The College Football Playoff committee doesn’t determine anything for another year.
Even before its chance to register a controversial call, the committee intends to fail.
Uncertainty creates outrage.
The 13-member committee has a chance to erase both.
It shows little interest in doing so.
With tonight’s release of the final BCS standings, college football analysts naturally turned their attention to “what if the College Football Playoff existed now?”
Many presumed Alabama would be a part of such a playoff – likely as the No. 3 team.
The criteria for selecting the four playoff teams lack clarity, though.
Here’s a graf from the Oct. 16 USA Today story detailing how the committee will choose four teams:
“Teams will be chosen based on several factors including conference championships, strength of schedule, head-to-head competition, comparing common opponents and injuries.”
Those factors, it turns out, might not favor Alabama, which has won the last two BCS national championships.
Florida State and Auburn seem to be easy choices for a committee. The third and fourth teams would present a greater challenge.
Currently the Sagarin Ratings present the best indicator of strength of schedule. Based on the criteria stated – strength of schedule and conference championships – Stanford looks like a strong candidate.
The Cardinal, despite losses at Utah and at USC, won the Pac-12. Sagarin Ratings ranks divisions – not conferences. The SEC West ranks first with the Pac-12 North and South following at second and third. The SEC East placed fourth.
Furthermore, Stanford ranked fourth in strength of schedule. To put that into perspective, Florida State placed 63rd and Auburn 20th.
In the Sagarin Ratings, the Cardinal also led the team in top-10 wins (three – two at Arizona State and one against Oregon) and top-30 wins (6-1 record).
Auburn, widely considered to play the toughest schedule because of the strength of the SEC West, went 2-0 against top-10 teams and 4-1 against top-30 teams in the same ratings.
However, Arizona State fell out of the BCS top 10. Stanford went 1-0 against the BCS top 10 and 4-1 against the BCS top 25.
Auburn went 2-0 against the BCS top 10 and 4-1 against the top 25.
Here’s where a test run would have come in handy: How much would the committee have valued two-loss Stanford?
Other contenders seemingly would have been placed in two camps: Conference winners and non-conference winners. The league champions would have included Stanford, of course, along with Michigan State and Baylor. Sorry, UCF.
The latter camp would include Alabama, Ohio State, Oregon and Missouri.
(For those of you math whizzes: Yes, take one team off that list and you could put together an eight-team playoff. Let the politicking begin!)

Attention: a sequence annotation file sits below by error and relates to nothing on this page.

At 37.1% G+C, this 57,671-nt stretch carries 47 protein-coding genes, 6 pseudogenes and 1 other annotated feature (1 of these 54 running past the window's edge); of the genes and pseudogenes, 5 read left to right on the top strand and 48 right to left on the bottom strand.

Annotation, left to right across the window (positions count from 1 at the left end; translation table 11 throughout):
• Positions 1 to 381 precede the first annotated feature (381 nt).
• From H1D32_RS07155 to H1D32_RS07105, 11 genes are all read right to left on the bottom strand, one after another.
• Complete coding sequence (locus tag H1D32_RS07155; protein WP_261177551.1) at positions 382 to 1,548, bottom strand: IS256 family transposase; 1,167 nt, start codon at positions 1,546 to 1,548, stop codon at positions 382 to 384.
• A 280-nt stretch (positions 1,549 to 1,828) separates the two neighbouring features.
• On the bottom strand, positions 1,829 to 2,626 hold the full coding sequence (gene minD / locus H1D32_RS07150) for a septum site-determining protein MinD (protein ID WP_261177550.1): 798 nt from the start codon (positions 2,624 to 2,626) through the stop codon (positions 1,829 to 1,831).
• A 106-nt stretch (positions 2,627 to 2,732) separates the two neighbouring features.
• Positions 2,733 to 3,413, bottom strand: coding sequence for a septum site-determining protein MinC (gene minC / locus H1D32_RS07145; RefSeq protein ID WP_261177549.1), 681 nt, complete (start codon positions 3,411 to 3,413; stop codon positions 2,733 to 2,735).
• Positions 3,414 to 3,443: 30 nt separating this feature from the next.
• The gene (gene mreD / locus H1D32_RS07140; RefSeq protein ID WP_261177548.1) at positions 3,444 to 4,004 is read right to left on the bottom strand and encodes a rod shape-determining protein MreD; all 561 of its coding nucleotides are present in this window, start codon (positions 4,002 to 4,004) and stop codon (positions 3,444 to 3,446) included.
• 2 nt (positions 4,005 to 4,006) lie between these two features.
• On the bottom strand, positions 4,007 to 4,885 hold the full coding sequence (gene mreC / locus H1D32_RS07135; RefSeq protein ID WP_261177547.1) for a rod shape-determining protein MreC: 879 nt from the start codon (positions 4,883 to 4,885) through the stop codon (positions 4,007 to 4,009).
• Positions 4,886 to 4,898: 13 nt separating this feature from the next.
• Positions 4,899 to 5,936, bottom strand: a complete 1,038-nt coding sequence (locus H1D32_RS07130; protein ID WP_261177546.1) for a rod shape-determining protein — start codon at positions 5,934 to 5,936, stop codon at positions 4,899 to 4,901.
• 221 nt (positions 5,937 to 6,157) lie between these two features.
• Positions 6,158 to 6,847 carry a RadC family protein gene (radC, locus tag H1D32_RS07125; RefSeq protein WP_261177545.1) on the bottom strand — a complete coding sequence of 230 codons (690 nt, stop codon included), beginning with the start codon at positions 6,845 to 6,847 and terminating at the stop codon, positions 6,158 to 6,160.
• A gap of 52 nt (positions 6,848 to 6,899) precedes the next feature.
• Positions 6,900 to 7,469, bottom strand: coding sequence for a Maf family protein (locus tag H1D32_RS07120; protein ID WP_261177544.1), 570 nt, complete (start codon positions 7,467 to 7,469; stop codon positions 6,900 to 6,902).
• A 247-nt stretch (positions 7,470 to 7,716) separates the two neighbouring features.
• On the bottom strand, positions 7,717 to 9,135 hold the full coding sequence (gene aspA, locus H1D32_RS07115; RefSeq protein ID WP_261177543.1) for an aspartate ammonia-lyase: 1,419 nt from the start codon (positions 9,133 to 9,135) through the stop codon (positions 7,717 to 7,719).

The conference champs could easily get first shot at CFP positions. After all, that is a primary component in the selection formula.
Michigan State and Baylor’s cases hinges significantly more on the “conference champion” element. The two teams ranked 56th and 60th in strength of schedule, respectively. Baylor’s best win (in the BCS standings) came against No. 11 Oklahoma; Michigan State’s against No. 10 Ohio State. Neither team beat another top-25 opponent.
However, both teams had one loss compared to Stanford’s two.
How the rest would have shaken out would have been anyone’s guess. Ohio State and Missouri at least won their divisions. However, the Tigers finished with two losses.
Alabama went 2-1 against top-25 BCS teams, losing its lone top-10 game (at Auburn on the much-discussed missed field-goal return on the final play of regulation). LSU – No. 16 in the BCS standings – served as the Crimson Tide’s best victory.
Ohio State’s best win came over No. 19 Wisconsin. That was also the Buckeyes’ lone victory against a top-25 team, losing its other game to Michigan State in the Big Ten Championship Game.
Missouri finished with the 31st-toughest schedule, ranking ahead of Alabama (45th) and Ohio State (57th) but behind two-loss Oregon (28th). Missouri’s only two losses came against top-10 teams in the BCS standings. Oregon lost one of its two to a top-10 team.
Missouri went 2-2 against BCS top-25 teams. Oregon went 1-1 in the same set of circumstances.
However, Missouri also could have leaned on the last CFP criteria: Injury. The Tigers lost their lone regular-season game against South Carolina, ranked ninth in the BCS, in double overtime and without starting QB James Franklin.
USA Today ran its own 16-member committee, made up of media members, to vote on how they foresaw a hypothetical playoff unfolding in 2013. Alabama appeared on 12 of the final ballots, Michigan State on 10 and Stanford and Baylor on five each.
Ten of 16 voters pitted Auburn and Alabama against each other in a first-round Iron Bowl rematch.
How the real College Football Playoff committee would have seen this year, so far, remains unknown.
That’s a shame – and a missed opportunity for transparency.
College football fans and media members alike could have benefitted from a trial run-through with nothing on the line.
Instead, they will likely have to wait until next year – when the stakes are far higher.
Topics: ACC, Alabama Crimson Tide, Auburn Tigers, Baylor Bears, Big 12, Big Ten, Florida State Seminoles, Michigan State Spartans, Missouri Tigers, Ohio State Buckeyes, Oregon Ducks, PAC-12, SEC, Stanford Cardinal